The mechanism that is responsible for ultra-high magnetoresistance in molecular wires is possibly closely related to the biological compass used by some migratory birds to find their bearings in the geomagnetic field. Researchers of the University of Twente are conducting follow-up experiments in the hope to be able to shed more light on this analogy.

Research

The research has been conducted by scientists of the Chair NanoElectronics of the MESA+ Institute for Nanotechnology, in close collaboration with researchers of Eindhoven University of Technology and the University of Strasbourg. On 4 July, the leading scientific journal Science publishes the article 'Ultra-High Magnetoresistance at Room Temperature in Molecular Wires' in which the research results are described in more detail. This research has been made possible by funding from the STW Technology Foundation and the European Union.

Note to the press

For more information, interview requests or a digital copy of the article 'Ultra-High Magnetoresistance at Room Temperature in Molecular Wires', please contact the University of Twente Science Information Officer Joost Bruysters (+31 (0)6 1048 8228) or prof. Wilfred van der Wiel (+31 (0)6 3018 2641).

Joost Bruysters | EurekAlert!
Further information:
http://www.utwente.nl

More articles from Life Sciences:

nachricht Warming ponds could accelerate climate change
21.02.2017 | University of Exeter

nachricht An alternative to opioids? Compound from marine snail is potent pain reliever
21.02.2017 | University of Utah

All articles from Life Sciences >>>

The most recent press releases about innovation >>>

Die letzten 5 Focus-News des innovations-reports im Überblick:

Im Focus: Breakthrough with a chain of gold atoms

In the field of nanoscience, an international team of physicists with participants from Konstanz has achieved a breakthrough in understanding heat transport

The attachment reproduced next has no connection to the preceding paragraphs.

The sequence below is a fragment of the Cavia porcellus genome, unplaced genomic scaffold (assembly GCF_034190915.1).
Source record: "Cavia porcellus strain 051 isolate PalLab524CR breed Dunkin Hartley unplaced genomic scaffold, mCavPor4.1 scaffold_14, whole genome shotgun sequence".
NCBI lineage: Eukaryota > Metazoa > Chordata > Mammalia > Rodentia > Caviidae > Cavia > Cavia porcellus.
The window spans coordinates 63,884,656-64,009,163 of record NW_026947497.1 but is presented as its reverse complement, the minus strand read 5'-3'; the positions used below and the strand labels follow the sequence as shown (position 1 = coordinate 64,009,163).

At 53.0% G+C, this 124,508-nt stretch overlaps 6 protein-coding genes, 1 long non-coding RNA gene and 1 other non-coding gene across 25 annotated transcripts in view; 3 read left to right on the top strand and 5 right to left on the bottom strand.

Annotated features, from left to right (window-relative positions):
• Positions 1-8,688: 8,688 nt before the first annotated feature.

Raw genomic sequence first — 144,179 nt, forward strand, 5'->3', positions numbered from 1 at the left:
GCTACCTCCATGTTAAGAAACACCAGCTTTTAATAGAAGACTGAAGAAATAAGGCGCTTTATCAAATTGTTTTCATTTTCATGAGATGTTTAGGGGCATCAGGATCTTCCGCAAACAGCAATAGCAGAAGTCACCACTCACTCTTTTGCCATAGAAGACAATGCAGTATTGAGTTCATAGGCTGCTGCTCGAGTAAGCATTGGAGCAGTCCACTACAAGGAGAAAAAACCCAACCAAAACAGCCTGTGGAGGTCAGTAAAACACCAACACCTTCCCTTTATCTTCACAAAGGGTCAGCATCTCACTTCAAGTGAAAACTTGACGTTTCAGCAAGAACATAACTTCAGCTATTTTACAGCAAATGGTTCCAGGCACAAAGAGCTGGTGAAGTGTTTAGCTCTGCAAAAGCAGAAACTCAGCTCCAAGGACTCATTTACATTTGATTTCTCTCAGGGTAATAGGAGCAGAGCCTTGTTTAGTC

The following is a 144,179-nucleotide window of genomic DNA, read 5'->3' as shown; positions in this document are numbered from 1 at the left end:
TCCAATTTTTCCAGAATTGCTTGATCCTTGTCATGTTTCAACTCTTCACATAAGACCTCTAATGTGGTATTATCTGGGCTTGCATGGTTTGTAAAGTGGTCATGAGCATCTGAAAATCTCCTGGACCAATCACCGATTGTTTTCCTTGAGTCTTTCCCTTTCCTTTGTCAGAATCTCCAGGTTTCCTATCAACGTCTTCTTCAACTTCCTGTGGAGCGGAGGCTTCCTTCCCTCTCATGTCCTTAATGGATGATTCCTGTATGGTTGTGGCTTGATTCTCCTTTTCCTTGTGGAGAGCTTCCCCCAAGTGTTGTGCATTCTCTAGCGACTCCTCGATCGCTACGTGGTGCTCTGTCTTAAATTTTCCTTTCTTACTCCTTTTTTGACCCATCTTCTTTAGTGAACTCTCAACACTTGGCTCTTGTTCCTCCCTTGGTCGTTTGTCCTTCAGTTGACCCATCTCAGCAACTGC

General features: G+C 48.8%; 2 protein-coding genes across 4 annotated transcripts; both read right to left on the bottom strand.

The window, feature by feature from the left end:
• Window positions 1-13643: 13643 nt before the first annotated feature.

In the field of nanoscience, an international team of physicists with participants from Konstanz has achieved a breakthrough in understanding heat transport

Im Focus: DNA repair: a new letter in the cell alphabet

Results reveal how discoveries may be hidden in scientific “blind spots”

Cells need to repair damaged DNA in our genes to prevent the development of cancer and other diseases. Our cells therefore activate and send “repair-proteins”...

Im Focus: Dresdner scientists print tomorrow’s world

The Fraunhofer IWS Dresden and Technische Universität Dresden inaugurated their jointly operated Center for Additive Manufacturing Dresden (AMCD) with a festive ceremony on February 7, 2017. Scientists from various disciplines perform research on materials, additive manufacturing processes and innovative technologies, which build up components in a layer by layer process. This technology opens up new horizons for component design and combinations of functions. For example during fabrication, electrical conductors and sensors are already able to be additively manufactured into components. They provide information about stress conditions of a product during operation.

The 3D-printing technology, or additive manufacturing as it is often called, has long made the step out of scientific research laboratories into industrial...

Im Focus: Mimicking nature's cellular architectures via 3-D printing

Research offers new level of control over the structure of 3-D printed materials

Nature does amazing things with limited design materials. Grass, for example, can support its own weight, resist strong wind loads, and recover after being...

Im Focus: Three Magnetic States for Each Hole

Nanometer-scale magnetic perforated grids could create new possibilities for computing. Together with international colleagues, scientists from the Helmholtz Zentrum Dresden-Rossendorf (HZDR) have shown how a cobalt grid can be reliably programmed at room temperature. In addition they discovered that for every hole ("antidot") three magnetic states can be configured. The results have been published in the journal "Scientific Reports".

Physicist Dr. Rantej Bali from the HZDR, together with scientists from Singapore and Australia, designed a special grid structure in a thin layer of cobalt in...

All Focus news of the innovation-report >>>

Anzeige

Anzeige

Event News

Booth and panel discussion – The Lindau Nobel Laureate Meetings at the AAAS 2017 Annual Meeting

13.02.2017 | Event News

Complex Loading versus Hidden Reserves

10.02.2017 | Event News

International Conference on Crystal Growth in Freiburg

09.02.2017 | Event News

 
Latest News

Impacts of mass coral die-off on Indian Ocean reefs revealed

21.02.2017 | Earth Sciences

Novel breast tomosynthesis technique reduces screening recall rate

21.02.2017 | Medical Engineering

Use your Voice – and Smart Homes will “LISTEN”

21.02.2017 | Trade Fair News

VideoLinks
B2B-VideoLinks
More VideoLinks >>>